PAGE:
Fran Vazquez (No. 11 pick in the 2005 draft; Zaragoza, Spain): The highest-drafted active player never to play in the NBA is still one of the best rim protectors in Spain at 35. Small consolation for Orlando fans who will never see him play live.
Janis Timma (No. 60 pick in the 2013 draft; Olympiacos, Greece): Another talent out of the Latvian pipeline, he’s joining Olympiacos after a strong season in Spain. His steady progress could lead him to the NBA as a 3-and-D player at some point.
Justin Jackson (No. 43 in the 2018 draft; Lakeland, G League): The Canadian forward will be stashed in the Magic G League affiliate next season. After playing only 11 games in his last NCAA year due to a shoulder injury, he’ll get some run in his attempt to earn an NBA spot.
Vasilije Micic (No. 52 pick in the 2014 draft; Anadolu Efes, Turkey): One of the best passers in the Euroleague, the Serbian point guard switched teams to play for the rebuilding Anadolu Efes. At 24, still a young player for the 76ers to keep an eye on.
Anzejs Pasecniks (No. 25 pick in the 2017 draft; Gran Canaria, Spain): The Latvian giant had a disappointing season in Spain after being a first-round pick, being used mostly a third-string center. He’s up for a big challenge in 2018-19 making his Euroleague debut.
Mathias Lessort (No. 50 pick in the 2017 draft; Unicaja, Spain). The French big man moved to one of the top teams in Spain this summer. An undersized but strong center who can still find his way to the NBA.
Milovan Rakovic (No. 60 pick in the 2007 draft; Free Agent): Currently without a team after playing last season in the weak Swiss League.
Dani Diez (No. 54 pick in the 2015 draft; Unicaja, Spain): His name was called three drafts ago after a breakthrough year in the ACB, but he’s been unimpressive ever since. Probably a decent role player for an elite European team at best.
Alex Oriakhi (No. 57 pick in the 2013 draft; Free Agent): Better known for being the player Sacramento acquired in exchange for Isaiah Thomas four years ago. He’s carving himself a Latin American career with stops in Venezuela, Puerto Rico, Uruguay and Mexico.
Dimitrios Agravanis (No. 59 pick in the 2015 draft; Olympiacos, Greece): He had some NBA stretch four potential when he was drafted three years ago, but his shot is still far from reliable. Will come back next season after missing most of 2017-18 due to a torn meniscus.
Luka Mitrovic (No. 60 pick in the 2015 draft; Free Agent): The 25-year-old power forward is without a team after being parting ways by Brose Bamberg last summer. He may not be NBA talent, but still a very interesting player for the European market.
Sergei Karaulov (No. 57 pick in the 2004 draft; Free Agent). The 36-year-old big man has played in the Russian second division the last five seasons. So we guess no Uzbeks in the NBA for now… unless you want to count Ersan Ilyasova.
Viktor Sanikidze (No. 42 pick in the 2004 draft; Free Agent): He hasn’t officially retired, but the Georgian forward hasn’t played an official game since 2016. In any case, he had a good career in Europe as a role player.
Erazem Lorbek (No. 46 pick in the 2005 draft; Free Agent): He emerged from semi retirement to return to play in his native Ljubljana last season. The Slovenian power forward was maybe the most skilled big men in Europe until injuries got the best of him.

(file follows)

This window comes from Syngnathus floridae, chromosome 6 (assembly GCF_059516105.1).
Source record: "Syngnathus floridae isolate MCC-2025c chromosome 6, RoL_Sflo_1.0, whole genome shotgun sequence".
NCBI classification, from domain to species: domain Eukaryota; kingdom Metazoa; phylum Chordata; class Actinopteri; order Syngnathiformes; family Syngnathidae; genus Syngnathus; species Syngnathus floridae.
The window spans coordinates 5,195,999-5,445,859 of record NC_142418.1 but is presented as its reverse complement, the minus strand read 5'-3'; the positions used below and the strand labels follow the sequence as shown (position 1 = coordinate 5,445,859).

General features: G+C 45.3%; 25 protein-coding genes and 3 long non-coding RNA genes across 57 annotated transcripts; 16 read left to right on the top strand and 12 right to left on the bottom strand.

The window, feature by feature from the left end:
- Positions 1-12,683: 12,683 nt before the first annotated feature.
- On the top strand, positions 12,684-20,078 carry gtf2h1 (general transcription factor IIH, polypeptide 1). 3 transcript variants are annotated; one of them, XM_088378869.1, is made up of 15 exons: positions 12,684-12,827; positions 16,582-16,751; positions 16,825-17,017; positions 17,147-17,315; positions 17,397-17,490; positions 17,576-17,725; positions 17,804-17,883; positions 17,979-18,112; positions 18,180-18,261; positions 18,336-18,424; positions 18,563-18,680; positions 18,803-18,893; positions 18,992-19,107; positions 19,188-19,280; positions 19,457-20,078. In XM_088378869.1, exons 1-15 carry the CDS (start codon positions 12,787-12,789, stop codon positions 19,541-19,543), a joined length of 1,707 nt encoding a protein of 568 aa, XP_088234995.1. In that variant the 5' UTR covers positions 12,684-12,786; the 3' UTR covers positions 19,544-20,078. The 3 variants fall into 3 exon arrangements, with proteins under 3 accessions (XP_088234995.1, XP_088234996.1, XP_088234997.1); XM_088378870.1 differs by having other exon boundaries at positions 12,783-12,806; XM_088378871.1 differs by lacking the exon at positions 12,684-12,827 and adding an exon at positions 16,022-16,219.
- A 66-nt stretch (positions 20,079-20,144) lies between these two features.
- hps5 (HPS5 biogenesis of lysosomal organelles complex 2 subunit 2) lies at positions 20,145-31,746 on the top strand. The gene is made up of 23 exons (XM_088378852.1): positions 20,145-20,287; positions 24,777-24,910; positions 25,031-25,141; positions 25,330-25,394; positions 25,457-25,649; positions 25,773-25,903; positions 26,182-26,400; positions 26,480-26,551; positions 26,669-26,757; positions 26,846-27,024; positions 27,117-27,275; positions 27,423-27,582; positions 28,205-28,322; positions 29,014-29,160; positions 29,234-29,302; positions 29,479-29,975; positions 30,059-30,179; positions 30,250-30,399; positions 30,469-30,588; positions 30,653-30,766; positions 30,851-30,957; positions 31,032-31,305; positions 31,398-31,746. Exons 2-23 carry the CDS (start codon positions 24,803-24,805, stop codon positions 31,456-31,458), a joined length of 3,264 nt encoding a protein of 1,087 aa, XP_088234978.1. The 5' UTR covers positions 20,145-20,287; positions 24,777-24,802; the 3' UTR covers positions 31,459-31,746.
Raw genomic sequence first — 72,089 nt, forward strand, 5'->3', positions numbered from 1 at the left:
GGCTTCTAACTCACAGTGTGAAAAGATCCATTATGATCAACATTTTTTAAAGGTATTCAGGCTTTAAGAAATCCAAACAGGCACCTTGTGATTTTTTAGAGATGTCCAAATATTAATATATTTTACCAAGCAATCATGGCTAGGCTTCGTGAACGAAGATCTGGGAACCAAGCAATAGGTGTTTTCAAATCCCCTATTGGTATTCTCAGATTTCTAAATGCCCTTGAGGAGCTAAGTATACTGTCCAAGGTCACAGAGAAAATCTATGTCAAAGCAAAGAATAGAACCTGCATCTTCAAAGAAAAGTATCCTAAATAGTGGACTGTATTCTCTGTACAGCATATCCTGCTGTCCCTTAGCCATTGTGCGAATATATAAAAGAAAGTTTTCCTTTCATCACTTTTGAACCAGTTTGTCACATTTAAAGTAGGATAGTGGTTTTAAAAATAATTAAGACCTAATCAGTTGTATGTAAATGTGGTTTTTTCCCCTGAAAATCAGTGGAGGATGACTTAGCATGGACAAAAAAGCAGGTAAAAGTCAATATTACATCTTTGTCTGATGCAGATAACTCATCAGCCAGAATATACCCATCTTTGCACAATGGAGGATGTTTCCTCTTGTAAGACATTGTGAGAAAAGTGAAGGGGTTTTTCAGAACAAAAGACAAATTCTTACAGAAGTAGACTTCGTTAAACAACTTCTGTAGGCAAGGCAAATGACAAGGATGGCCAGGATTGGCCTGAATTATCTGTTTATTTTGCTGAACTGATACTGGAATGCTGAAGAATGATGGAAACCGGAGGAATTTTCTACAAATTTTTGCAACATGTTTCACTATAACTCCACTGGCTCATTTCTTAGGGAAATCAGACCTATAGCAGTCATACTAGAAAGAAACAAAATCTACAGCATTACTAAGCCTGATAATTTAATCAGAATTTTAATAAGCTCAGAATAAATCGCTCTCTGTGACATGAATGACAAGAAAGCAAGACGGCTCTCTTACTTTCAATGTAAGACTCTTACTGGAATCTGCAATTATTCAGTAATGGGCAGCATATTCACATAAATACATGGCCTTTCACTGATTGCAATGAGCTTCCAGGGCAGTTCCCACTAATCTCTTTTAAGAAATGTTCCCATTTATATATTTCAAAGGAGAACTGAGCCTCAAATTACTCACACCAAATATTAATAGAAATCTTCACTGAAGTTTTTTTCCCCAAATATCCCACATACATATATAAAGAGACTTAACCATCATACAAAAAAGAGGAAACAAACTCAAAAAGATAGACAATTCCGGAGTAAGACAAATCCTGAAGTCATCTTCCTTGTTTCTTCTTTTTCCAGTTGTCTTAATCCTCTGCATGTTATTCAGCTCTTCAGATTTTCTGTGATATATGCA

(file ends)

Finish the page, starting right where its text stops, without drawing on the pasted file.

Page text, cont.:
Georgios Printezis (No. 58 pick in the 2007 draft; Olympiacos, Greece): A strong competitor who has consistently been among the best big men in Europe for years. Had some chances in the past to make the jump to the States. At age 33, that now appears highly unlikely.
Adam Hanga (No. 59 pick in the 2011 draft; FC Barcelona, Spain): One of the toughest and most explosive wings in Europe. His suspect jump shot has prevented him from becoming a legit NBA player so far. Already 29, his window of opportunity may soon close.
Nemanja Dangubic (No. 54 pick in the 2014 draft; Bayern Munich, Germany): He’ll play for the first time outside of his native Serbia. He can be an elite shooter in Europe, hitting 46.8 percent of his from deep in the last Euroleague. His toolbox is too limited to be a sure shot NBA player.
Nikola Milutinov (No. 26 pick in the 2015 draft; Olympiacos, Greece): One of the late first-round gambles by the Spurs that hasn’t panned out as expected. Skilled offensive player in the paint, but not much of a rim protector or a threat from deep.
Cady Lalanne (No. 55 pick in the 2015 draft; Manresa, Spain): The Spanish league will be his sixth competition since getting drafted three years ago. A strong but one-dimensional presence in the paint.
Emir Preldzic (No. 57 pick in the 2009 draft; Bahcesehir, Turkey): An intriguing point forward a few years ago who has been in a steady decline the last few seasons. Still a good player in Turkey, but definitely not an NBA prospect anymore.
Ante Tomic (No. 44 pick in the 2008 draft; Barcelona, Spain): One of the best finishers in Europe for almost a decade. Has made top money in Europe during his prime years and never pursued NBA opportunities hard enough. He’s 31 already.
Nigel Williams-Goss (No. 55 pick in the 2017 draft; Olympiacos, Greece): The former Gonzaga standout had a good rookie year in Serbia, which led to a contract with Olympiacos. A good season should be a stepping stone to earn an NBA deal.
Aaron White (No. 49 pick in the 2015 draft; Zalgiris Kaunas, Lithuania): The former Iowa forward is staying one more year in Lithuania after helping his team reach the Euroleague Final Four. Could be an interesting role player in the NBA at some point.
Issuf Sanon (No. 44 pick in the 2018 draft; Olimpija Ljubljana, Slovenia): The Ukranian playmaker is expected to play one more year in Europe, especially after a poor showing in summer league. A long-term project for the NBA.